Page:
Wednesday, September 03, 2008
In any event, the most recent participant in the moral hypocrisy parade is Sarah Palin, John McCain's selection as his vice presidential running mate. Palin, a public proponent of abstinence only education in the public schools, is someone who has conformed to the moral constraints that she insists should be taught to others . . . well, not quite:
Perhaps, then, Palin was successful in persuading her 17 year old daughter of the importance of abstinence? Well, again, not quite:
The Palins eloped on Aug. 29, 1988, and their first son, Track, was born eight months later, a fact that Maria Comella of the McCain campaign, declined to elaborate on. “They were high school sweethearts who got married and ended up having five beautiful children together,” Ms. Comella said.
Is is really too much to ask that people like Sarah Palin get their own houses in order before they presume to tell the rest of how to behave?
On Monday, Ms. Palin’s announcement of her daughter’s pregnancy was much of what people were murmuring about inside the halls here, at the cocktail hours, even along a route meant for protesters.
“Our beautiful daughter Bristol came to us with news that as parents we knew would make her grow up faster than we had ever planned,” read a statement issued on Monday by Ms. Palin and her husband, Todd. “We’re proud of Bristol’s decision to have her baby and even prouder to become grandparents. As Bristol faces the responsibilities of adulthood, she knows she has our unconditional love and support.”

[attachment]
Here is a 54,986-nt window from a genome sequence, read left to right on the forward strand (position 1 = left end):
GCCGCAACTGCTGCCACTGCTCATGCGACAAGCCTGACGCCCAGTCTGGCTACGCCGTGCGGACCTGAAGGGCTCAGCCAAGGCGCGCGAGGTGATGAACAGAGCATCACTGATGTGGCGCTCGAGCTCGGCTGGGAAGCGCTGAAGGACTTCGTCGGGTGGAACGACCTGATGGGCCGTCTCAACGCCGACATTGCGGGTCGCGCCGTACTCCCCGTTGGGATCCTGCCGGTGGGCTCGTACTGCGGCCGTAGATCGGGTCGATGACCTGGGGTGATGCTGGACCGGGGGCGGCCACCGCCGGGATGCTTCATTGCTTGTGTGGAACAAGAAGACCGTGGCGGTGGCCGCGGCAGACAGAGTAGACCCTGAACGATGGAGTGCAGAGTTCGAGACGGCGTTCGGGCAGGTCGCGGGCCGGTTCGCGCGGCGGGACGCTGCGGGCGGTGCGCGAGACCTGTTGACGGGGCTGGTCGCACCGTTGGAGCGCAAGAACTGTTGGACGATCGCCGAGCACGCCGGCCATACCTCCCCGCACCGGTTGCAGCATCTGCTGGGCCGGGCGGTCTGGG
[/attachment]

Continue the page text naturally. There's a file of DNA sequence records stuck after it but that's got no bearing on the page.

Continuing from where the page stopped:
The Palins said that Bristol, who was named for Bristol Bay, the salmon fishery, would marry a man they identified only as Levi, later confirmed to be Levi Johnston, a Wasilla resident. “Bristol and the young man she will marry are going to realize very quickly the difficulties of raising a child, which is why they will have the love and support of our entire family,” the statement said.
Back in the day, there was a word for people like Palin: busybodies. It was not complimentary. They were ridiculed, and rightfully so. The classic stereotype was character of Mrs. Kravitz in the 1960s television series, Bewitched. She obssessively looked through the windows of Darrin's house to find proof that his wife, Samantha, was a witch. Her efforts always caused her to look like a buffoon.
Unfortunately, unlike the rest of us, fundamentalists gobble this sort of thing up with a large spoon. Nothing delights them more than someone who has fallen, recovers to see the light of the way of Christ and then insists that our conduct be subjected to a standard to which they have exempted themselves.